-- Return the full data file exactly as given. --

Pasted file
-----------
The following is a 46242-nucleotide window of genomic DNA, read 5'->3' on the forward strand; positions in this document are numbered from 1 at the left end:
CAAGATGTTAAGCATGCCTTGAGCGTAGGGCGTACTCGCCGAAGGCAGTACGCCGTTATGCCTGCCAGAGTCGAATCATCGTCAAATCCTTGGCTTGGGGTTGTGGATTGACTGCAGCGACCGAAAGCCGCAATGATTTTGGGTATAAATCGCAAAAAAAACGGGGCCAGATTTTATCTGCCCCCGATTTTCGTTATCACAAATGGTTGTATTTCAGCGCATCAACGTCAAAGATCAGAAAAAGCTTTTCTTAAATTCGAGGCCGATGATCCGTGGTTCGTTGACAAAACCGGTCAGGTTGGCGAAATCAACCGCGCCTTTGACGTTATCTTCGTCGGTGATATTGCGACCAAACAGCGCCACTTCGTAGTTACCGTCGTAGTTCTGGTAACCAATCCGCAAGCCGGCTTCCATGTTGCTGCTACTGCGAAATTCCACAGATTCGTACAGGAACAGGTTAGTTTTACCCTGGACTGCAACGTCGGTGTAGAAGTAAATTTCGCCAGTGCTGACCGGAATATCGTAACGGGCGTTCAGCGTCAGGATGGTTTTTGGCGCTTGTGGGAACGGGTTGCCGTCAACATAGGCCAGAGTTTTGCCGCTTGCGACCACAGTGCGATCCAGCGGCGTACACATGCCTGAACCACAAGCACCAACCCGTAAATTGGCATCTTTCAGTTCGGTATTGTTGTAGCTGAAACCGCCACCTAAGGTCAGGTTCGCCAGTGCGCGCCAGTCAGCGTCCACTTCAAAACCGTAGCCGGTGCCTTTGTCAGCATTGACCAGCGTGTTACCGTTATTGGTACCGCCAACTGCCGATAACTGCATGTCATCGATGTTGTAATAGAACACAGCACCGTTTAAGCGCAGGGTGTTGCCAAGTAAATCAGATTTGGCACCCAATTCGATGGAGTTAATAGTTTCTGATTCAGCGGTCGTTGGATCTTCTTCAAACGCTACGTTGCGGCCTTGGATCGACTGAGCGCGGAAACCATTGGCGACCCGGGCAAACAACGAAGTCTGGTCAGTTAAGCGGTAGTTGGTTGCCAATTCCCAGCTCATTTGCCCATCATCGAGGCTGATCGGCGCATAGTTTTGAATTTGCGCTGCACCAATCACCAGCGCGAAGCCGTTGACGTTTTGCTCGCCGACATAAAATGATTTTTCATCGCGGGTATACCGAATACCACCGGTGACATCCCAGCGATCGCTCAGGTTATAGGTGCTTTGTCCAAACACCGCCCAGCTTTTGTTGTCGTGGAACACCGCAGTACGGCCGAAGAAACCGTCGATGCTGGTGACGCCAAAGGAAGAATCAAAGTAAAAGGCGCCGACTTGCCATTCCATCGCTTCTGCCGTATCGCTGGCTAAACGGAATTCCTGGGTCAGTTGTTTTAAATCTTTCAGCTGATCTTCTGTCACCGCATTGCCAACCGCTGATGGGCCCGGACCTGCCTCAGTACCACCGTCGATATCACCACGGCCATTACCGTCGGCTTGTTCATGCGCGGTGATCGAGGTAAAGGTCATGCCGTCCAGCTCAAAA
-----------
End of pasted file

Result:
The following is a 46242-nucleotide window of genomic DNA, read 5'->3' on the forward strand; positions in this document are numbered from 1 at the left end:
CAAGATGTTAAGCATGCCTTGAGCGTAGGGCGTACTCGCCGAAGGCAGTACGCCGTTATGCCTGCCAGAGTCGAATCATCGTCAAATCCTTGGCTTGGGGTTGTGGATTGACTGCAGCGACCGAAAGCCGCAATGATTTTGGGTATAAATCGCAAAAAAAACGGGGCCAGATTTTATCTGCCCCCGATTTTCGTTATCACAAATGGTTGTATTTCAGCGCATCAACGTCAAAGATCAGAAAAAGCTTTTCTTAAATTCGAGGCCGATGATCCGTGGTTCGTTGACAAAACCGGTCAGGTTGGCGAAATCAACCGCGCCTTTGACGTTATCTTCGTCGGTGATATTGCGACCAAACAGCGCCACTTCGTAGTTACCGTCGTAGTTCTGGTAACCAATCCGCAAGCCGGCTTCCATGTTGCTGCTACTGCGAAATTCCACAGATTCGTACAGGAACAGGTTAGTTTTACCCTGGACTGCAACGTCGGTGTAGAAGTAAATTTCGCCAGTGCTGACCGGAATATCGTAACGGGCGTTCAGCGTCAGGATGGTTTTTGGCGCTTGTGGGAACGGGTTGCCGTCAACATAGGCCAGAGTTTTGCCGCTTGCGACCACAGTGCGATCCAGCGGCGTACACATGCCTGAACCACAAGCACCAACCCGTAAATTGGCATCTTTCAGTTCGGTATTGTTGTAGCTGAAACCGCCACCTAAGGTCAGGTTCGCCAGTGCGCGCCAGTCAGCGTCCACTTCAAAACCGTAGCCGGTGCCTTTGTCAGCATTGACCAGCGTGTTACCGTTATTGGTACCGCCAACTGCCGATAACTGCATGTCATCGATGTTGTAATAGAACACAGCACCGTTTAAGCGCAGGGTGTTGCCAAGTAAATCAGATTTGGCACCCAATTCGATGGAGTTAATAGTTTCTGATTCAGCGGTCGTTGGATCTTCTTCAAACGCTACGTTGCGGCCTTGGATCGACTGAGCGCGGAAACCATTGGCGACCCGGGCAAACAACGAAGTCTGGTCAGTTAAGCGGTAGTTGGTTGCCAATTCCCAGCTCATTTGCCCATCATCGAGGCTGATCGGCGCATAGTTTTGAATTTGCGCTGCACCAATCACCAGCGCGAAGCCGTTGACGTTTTGCTCGCCGACATAAAATGATTTTTCATCGCGGGTATACCGAATACCACCGGTGACATCCCAGCGATCGCTCAGGTTATAGGTGCTTTGTCCAAACACCGCCCAGCTTTTGTTGTCGTGGAACACCGCAGTACGGCCGAAGAAACCGTCGATGCTGGTGACGCCAAAGGAAGAATCAAAGTAAAAGGCGCCGACTTGCCATTCCATCGCTTCTGCCGTATCGCTGGCTAAACGGAATTCCTGGGTCAGTTGTTTTAAATCTTTCAGCTGATCTTCTGTCACCGCATTGCCAACCGCTGATGGGCCCGGACCTGCCTCAGTACCACCGTCGATATCACCACGGCCATTACCGTCGGCTTGTTCATGCGCGGTGATCGAGGTAAAGGTCATGCCGTCCAGCTCAAAA